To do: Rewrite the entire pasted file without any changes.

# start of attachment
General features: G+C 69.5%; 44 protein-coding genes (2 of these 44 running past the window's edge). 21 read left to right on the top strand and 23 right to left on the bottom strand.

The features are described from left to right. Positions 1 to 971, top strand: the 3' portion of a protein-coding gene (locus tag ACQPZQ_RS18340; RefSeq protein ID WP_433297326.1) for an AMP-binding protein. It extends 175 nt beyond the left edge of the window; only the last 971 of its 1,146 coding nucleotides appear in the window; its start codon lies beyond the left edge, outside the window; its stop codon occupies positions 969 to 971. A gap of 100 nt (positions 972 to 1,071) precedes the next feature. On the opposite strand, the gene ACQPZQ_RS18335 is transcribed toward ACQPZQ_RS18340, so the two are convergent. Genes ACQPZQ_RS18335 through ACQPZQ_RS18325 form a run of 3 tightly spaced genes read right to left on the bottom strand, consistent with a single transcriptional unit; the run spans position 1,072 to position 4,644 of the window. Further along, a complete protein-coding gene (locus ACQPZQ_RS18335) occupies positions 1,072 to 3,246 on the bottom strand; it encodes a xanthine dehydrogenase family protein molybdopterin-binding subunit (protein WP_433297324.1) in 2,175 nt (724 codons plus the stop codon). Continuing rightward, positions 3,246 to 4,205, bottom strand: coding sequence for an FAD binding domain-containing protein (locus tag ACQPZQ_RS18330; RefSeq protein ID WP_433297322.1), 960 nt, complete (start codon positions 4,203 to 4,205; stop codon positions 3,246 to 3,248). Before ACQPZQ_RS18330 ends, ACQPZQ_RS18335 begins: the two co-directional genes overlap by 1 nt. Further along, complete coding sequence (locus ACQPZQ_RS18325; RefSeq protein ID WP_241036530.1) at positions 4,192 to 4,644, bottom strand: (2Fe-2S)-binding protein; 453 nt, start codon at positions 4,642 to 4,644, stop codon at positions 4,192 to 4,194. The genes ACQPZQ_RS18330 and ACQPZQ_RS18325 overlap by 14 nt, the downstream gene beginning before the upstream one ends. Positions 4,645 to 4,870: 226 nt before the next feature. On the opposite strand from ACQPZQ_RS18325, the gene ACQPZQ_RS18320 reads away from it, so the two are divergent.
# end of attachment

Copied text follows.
General features: G+C 69.5%; 44 protein-coding genes (2 of these 44 running past the window's edge). 21 read left to right on the top strand and 23 right to left on the bottom strand.

The features are described from left to right. Positions 1 to 971, top strand: the 3' portion of a protein-coding gene (locus tag ACQPZQ_RS18340; RefSeq protein ID WP_433297326.1) for an AMP-binding protein. It extends 175 nt beyond the left edge of the window; only the last 971 of its 1,146 coding nucleotides appear in the window; its start codon lies beyond the left edge, outside the window; its stop codon occupies positions 969 to 971. A gap of 100 nt (positions 972 to 1,071) precedes the next feature. On the opposite strand, the gene ACQPZQ_RS18335 is transcribed toward ACQPZQ_RS18340, so the two are convergent. Genes ACQPZQ_RS18335 through ACQPZQ_RS18325 form a run of 3 tightly spaced genes read right to left on the bottom strand, consistent with a single transcriptional unit; the run spans position 1,072 to position 4,644 of the window. Further along, a complete protein-coding gene (locus ACQPZQ_RS18335) occupies positions 1,072 to 3,246 on the bottom strand; it encodes a xanthine dehydrogenase family protein molybdopterin-binding subunit (protein WP_433297324.1) in 2,175 nt (724 codons plus the stop codon). Continuing rightward, positions 3,246 to 4,205, bottom strand: coding sequence for an FAD binding domain-containing protein (locus tag ACQPZQ_RS18330; RefSeq protein ID WP_433297322.1), 960 nt, complete (start codon positions 4,203 to 4,205; stop codon positions 3,246 to 3,248). Before ACQPZQ_RS18330 ends, ACQPZQ_RS18335 begins: the two co-directional genes overlap by 1 nt. Further along, complete coding sequence (locus ACQPZQ_RS18325; RefSeq protein ID WP_241036530.1) at positions 4,192 to 4,644, bottom strand: (2Fe-2S)-binding protein; 453 nt, start codon at positions 4,642 to 4,644, stop codon at positions 4,192 to 4,194. The genes ACQPZQ_RS18330 and ACQPZQ_RS18325 overlap by 14 nt, the downstream gene beginning before the upstream one ends. Positions 4,645 to 4,870: 226 nt before the next feature. On the opposite strand from ACQPZQ_RS18325, the gene ACQPZQ_RS18320 reads away from it, so the two are divergent.